The first appellate review occurred when the final decision of the ALJ was reviewed by the Board under its limited scope of review set forth in § 1-23-610(D). The second appellate review occurred when the circuit court reviewed the Board's decision to determine whether it properly applied its standard of review set forth in § 1-23-610(D). The circuit court's well-established scope of review is set forth in § 1-23-380(A)(6). Our review of the circuit court order to determine if the lower court properly applied its scope of review constitutes the third appellate review. Our scope of review is the same as that established for the circuit court. § 1-23-380(A)(6).
I. Rational Method
Speedway argues the circuit court erred by affirming the Board's decision that the ALJ erred by concluding the rational method was appropriately used to calculate stormwater runoff rates. It claims the applicable regulation provides OCRM with the flexibility to permit use of the rational method even when the project site is greater than 20 acres. Speedway further claims there is substantial evidence in the record which supports use of the rational method for its project and, therefore, OCRM properly applied its discretion to grant the permit application which used this method. We agree.
The purpose of the Stormwater Act is “to reduce the adverse effects of stormwater runoff and sediment and to safeguard property and the public welfare by strengthening and making uniform the existing stormwater management and sediment control program.” Act No. 51, 1991 Acts 167. In keeping with this purpose, unless otherwise exempted, a person who intends to engage in a land disturbing activity must first submit a stormwater management and sediment control plan to the appropriate implementing agency and obtain a permit to proceed. § 48-14-30.
South Carolina Regulation 72-307 (Supp.2001) sets forth the design criteria, minimum standards, and specifications for projects requiring a stormwater management and sediment control plan. Preliminarily, Regulation 72-307(C) provides as follows:
Specific requirements for the permanent stormwater management and sediment control plan approval process include, but are not limited to, the following items. The appropriate plan approval agency may modify the following items for a specific project or type of project.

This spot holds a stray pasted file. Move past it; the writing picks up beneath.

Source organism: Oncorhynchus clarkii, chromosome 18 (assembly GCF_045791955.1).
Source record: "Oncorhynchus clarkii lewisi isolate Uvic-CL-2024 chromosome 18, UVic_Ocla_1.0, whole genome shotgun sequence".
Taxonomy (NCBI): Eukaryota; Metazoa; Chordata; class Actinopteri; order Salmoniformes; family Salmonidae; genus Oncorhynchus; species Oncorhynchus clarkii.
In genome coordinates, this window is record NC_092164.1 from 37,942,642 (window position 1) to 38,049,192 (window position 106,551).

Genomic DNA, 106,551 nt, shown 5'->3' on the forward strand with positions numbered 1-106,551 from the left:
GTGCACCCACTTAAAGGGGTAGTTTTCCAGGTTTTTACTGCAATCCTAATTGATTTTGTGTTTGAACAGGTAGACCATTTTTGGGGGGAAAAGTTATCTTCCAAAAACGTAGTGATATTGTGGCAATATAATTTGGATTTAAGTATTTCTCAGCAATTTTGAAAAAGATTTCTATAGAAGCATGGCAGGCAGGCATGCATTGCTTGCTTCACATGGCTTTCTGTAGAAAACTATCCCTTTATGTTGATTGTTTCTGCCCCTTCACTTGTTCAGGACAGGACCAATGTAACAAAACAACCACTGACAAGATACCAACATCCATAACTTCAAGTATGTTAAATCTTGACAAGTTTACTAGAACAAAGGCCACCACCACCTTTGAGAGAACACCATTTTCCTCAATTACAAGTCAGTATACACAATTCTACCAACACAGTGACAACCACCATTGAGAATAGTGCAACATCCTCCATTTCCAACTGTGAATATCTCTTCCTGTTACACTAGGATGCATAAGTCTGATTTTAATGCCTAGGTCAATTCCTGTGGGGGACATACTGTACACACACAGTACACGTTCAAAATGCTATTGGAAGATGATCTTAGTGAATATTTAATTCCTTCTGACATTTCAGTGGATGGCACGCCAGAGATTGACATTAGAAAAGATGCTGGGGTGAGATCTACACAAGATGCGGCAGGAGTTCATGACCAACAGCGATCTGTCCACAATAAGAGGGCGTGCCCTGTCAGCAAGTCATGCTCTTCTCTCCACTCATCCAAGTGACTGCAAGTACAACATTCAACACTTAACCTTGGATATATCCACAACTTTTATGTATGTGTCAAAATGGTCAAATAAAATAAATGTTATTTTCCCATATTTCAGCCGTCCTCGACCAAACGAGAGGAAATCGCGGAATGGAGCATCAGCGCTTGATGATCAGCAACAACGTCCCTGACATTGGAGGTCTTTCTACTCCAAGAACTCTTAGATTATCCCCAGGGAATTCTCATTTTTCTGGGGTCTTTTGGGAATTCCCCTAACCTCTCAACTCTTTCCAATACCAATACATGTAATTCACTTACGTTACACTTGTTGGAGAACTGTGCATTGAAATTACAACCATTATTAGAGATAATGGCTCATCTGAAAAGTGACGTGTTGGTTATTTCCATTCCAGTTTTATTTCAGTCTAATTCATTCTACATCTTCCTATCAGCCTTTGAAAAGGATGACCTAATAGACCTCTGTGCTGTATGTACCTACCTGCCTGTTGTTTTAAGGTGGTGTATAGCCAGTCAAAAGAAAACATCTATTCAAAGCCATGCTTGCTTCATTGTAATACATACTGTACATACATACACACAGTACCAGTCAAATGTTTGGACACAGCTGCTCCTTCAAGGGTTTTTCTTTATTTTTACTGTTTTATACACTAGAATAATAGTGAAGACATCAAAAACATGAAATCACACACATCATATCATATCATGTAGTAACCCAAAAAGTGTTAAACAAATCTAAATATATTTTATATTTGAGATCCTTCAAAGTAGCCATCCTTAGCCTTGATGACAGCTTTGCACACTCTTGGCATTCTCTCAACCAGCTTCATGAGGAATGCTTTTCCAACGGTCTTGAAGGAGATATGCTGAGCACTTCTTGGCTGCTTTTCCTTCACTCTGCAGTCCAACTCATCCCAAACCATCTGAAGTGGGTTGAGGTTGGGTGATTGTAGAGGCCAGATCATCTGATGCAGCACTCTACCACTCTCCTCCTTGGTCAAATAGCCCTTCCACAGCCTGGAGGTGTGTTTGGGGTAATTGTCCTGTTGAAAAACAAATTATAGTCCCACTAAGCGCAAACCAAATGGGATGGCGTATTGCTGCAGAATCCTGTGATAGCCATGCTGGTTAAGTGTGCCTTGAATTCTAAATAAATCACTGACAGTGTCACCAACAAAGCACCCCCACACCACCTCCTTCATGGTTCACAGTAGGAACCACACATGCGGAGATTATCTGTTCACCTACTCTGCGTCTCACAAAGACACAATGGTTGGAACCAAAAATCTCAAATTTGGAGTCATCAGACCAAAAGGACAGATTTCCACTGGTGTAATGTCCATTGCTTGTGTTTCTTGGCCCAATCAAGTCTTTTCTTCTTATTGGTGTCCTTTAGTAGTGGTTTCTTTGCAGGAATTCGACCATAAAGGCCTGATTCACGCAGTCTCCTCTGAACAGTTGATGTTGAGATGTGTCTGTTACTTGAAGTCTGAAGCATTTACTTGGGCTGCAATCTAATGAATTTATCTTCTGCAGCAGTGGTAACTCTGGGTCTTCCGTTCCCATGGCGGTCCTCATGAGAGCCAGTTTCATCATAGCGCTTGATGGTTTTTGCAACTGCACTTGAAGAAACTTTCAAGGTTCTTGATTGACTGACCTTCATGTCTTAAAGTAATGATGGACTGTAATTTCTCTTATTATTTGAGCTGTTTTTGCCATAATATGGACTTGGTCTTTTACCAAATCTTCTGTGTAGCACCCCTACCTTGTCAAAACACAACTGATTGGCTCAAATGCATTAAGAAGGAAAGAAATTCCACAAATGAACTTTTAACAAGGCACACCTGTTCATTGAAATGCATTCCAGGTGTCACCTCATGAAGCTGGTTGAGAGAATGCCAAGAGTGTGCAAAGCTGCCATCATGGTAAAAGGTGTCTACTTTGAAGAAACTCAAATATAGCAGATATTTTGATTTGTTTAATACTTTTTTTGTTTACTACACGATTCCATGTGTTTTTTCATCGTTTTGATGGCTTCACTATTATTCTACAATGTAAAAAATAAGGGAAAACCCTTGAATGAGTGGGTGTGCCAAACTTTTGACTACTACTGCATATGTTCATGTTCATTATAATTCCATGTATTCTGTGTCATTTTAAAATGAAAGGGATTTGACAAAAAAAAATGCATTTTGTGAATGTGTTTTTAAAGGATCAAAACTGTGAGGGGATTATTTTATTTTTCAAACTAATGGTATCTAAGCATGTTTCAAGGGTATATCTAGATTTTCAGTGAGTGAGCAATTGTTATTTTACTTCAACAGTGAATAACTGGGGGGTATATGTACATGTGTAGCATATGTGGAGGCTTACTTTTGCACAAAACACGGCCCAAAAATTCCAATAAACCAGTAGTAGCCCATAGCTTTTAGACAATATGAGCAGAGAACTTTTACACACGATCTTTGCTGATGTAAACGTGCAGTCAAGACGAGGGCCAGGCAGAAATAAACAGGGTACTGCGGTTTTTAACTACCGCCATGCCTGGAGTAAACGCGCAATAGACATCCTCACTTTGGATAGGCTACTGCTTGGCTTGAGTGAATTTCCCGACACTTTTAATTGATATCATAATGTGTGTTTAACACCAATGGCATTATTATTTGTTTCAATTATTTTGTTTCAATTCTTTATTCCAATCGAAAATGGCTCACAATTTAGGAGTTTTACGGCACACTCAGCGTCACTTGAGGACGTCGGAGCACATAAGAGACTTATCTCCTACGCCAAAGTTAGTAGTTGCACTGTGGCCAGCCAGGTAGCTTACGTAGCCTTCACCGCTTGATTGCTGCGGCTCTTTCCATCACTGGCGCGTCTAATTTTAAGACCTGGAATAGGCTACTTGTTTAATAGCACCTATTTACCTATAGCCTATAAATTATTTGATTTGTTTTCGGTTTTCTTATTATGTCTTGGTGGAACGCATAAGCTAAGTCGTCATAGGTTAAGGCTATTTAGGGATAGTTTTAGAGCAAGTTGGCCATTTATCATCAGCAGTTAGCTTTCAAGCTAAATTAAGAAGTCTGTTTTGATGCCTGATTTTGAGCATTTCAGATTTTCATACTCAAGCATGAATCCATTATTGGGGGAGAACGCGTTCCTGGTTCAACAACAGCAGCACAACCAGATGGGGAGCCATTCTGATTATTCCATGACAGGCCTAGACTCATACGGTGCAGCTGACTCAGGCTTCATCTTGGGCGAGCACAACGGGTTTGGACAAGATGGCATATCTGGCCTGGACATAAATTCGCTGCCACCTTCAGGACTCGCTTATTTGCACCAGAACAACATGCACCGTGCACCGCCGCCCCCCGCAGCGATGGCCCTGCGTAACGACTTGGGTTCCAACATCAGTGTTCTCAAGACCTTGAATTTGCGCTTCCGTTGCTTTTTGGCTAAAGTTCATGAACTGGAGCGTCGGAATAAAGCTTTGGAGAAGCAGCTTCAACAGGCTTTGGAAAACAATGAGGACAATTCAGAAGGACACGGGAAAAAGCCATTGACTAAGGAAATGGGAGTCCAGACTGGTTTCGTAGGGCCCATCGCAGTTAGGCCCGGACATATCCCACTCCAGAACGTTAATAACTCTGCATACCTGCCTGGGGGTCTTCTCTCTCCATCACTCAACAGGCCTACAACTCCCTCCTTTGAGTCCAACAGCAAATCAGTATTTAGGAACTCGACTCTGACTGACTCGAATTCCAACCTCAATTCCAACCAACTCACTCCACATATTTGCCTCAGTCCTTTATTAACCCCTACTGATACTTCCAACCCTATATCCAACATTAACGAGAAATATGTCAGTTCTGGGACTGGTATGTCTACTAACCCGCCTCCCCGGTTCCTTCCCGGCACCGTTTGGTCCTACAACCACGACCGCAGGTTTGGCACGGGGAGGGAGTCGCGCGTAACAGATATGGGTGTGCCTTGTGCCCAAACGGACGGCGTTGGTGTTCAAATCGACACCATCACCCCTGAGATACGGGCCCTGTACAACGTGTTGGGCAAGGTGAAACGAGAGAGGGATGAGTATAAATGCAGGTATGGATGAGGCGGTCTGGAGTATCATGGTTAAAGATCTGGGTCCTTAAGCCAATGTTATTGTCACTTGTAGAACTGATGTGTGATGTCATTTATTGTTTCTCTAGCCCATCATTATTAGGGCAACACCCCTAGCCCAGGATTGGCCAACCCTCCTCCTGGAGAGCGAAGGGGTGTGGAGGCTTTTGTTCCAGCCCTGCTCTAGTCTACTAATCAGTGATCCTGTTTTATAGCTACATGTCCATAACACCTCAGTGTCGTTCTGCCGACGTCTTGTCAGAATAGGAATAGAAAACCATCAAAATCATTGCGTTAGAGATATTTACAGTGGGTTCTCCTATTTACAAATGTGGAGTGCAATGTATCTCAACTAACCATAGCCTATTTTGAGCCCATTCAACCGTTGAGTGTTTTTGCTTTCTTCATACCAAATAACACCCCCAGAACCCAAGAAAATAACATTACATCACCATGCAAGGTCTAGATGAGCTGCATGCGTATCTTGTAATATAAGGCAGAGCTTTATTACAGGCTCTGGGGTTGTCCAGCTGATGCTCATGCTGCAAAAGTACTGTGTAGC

Thereafter, the regulation lists twelve items as specific requirements for the permanent stormwater management portion of the plan. Item two follows:
(2) All hydrologic computations shall be accomplished using a volume based hydrograph method acceptable to the Commission. The storm duration for computational purposes for this method shall be the 24-hour rainfall event, SCS 7 distribution with a 0.1 hour burst duration time increment. The rational and/or modified rational methods are acceptable for sizing individual culverts or stormdrains that are not part of a pipe network or system and do not have a contributing drainage area greater than 20 AC. The storm duration for computational purposes for this method shall be equal to the time of concentration of the contributing drainage area or a minimum of 0.1 hours, whichever is less.
At the administrative hearing, Hadstate's expert witnesses testified it was inappropriate to use the rational method to calculate runoff from the 61 acre tract. The witnesses explained the rational method is only acceptable for use with small watersheds as it assumes the entire area contributes to stormwater flow, thereby losing its accuracy as areas increase in size.